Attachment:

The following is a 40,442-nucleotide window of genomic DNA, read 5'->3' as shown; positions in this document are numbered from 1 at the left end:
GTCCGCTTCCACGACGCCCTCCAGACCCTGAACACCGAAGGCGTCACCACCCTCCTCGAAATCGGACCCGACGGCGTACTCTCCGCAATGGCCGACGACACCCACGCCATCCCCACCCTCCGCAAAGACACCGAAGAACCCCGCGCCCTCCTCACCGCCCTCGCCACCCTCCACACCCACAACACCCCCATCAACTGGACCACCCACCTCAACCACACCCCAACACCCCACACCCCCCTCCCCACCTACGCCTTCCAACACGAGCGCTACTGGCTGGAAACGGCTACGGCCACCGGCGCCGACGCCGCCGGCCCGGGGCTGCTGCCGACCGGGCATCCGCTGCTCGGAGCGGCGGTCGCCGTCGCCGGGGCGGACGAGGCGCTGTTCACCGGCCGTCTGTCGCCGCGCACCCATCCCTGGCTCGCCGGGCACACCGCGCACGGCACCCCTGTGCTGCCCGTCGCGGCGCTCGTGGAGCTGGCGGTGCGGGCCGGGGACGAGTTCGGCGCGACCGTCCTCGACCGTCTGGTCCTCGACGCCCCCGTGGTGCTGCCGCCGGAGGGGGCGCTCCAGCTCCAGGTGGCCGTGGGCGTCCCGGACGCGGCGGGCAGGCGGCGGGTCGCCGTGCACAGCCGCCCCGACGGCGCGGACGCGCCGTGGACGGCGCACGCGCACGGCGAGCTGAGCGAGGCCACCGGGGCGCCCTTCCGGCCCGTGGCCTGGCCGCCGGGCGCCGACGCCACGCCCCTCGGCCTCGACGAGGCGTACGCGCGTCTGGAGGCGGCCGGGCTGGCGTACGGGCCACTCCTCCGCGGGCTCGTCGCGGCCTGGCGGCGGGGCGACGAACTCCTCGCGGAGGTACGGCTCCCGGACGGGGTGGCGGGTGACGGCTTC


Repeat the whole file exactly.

The following is a 40,442-nucleotide window of genomic DNA, read 5'->3' as shown; positions in this document are numbered from 1 at the left end:
GTCCGCTTCCACGACGCCCTCCAGACCCTGAACACCGAAGGCGTCACCACCCTCCTCGAAATCGGACCCGACGGCGTACTCTCCGCAATGGCCGACGACACCCACGCCATCCCCACCCTCCGCAAAGACACCGAAGAACCCCGCGCCCTCCTCACCGCCCTCGCCACCCTCCACACCCACAACACCCCCATCAACTGGACCACCCACCTCAACCACACCCCAACACCCCACACCCCCCTCCCCACCTACGCCTTCCAACACGAGCGCTACTGGCTGGAAACGGCTACGGCCACCGGCGCCGACGCCGCCGGCCCGGGGCTGCTGCCGACCGGGCATCCGCTGCTCGGAGCGGCGGTCGCCGTCGCCGGGGCGGACGAGGCGCTGTTCACCGGCCGTCTGTCGCCGCGCACCCATCCCTGGCTCGCCGGGCACACCGCGCACGGCACCCCTGTGCTGCCCGTCGCGGCGCTCGTGGAGCTGGCGGTGCGGGCCGGGGACGAGTTCGGCGCGACCGTCCTCGACCGTCTGGTCCTCGACGCCCCCGTGGTGCTGCCGCCGGAGGGGGCGCTCCAGCTCCAGGTGGCCGTGGGCGTCCCGGACGCGGCGGGCAGGCGGCGGGTCGCCGTGCACAGCCGCCCCGACGGCGCGGACGCGCCGTGGACGGCGCACGCGCACGGCGAGCTGAGCGAGGCCACCGGGGCGCCCTTCCGGCCCGTGGCCTGGCCGCCGGGCGCCGACGCCACGCCCCTCGGCCTCGACGAGGCGTACGCGCGTCTGGAGGCGGCCGGGCTGGCGTACGGGCCACTCCTCCGCGGGCTCGTCGCGGCCTGGCGGCGGGGCGACGAACTCCTCGCGGAGGTACGGCTCCCGGACGGGGTGGCGGGTGACGGCTTC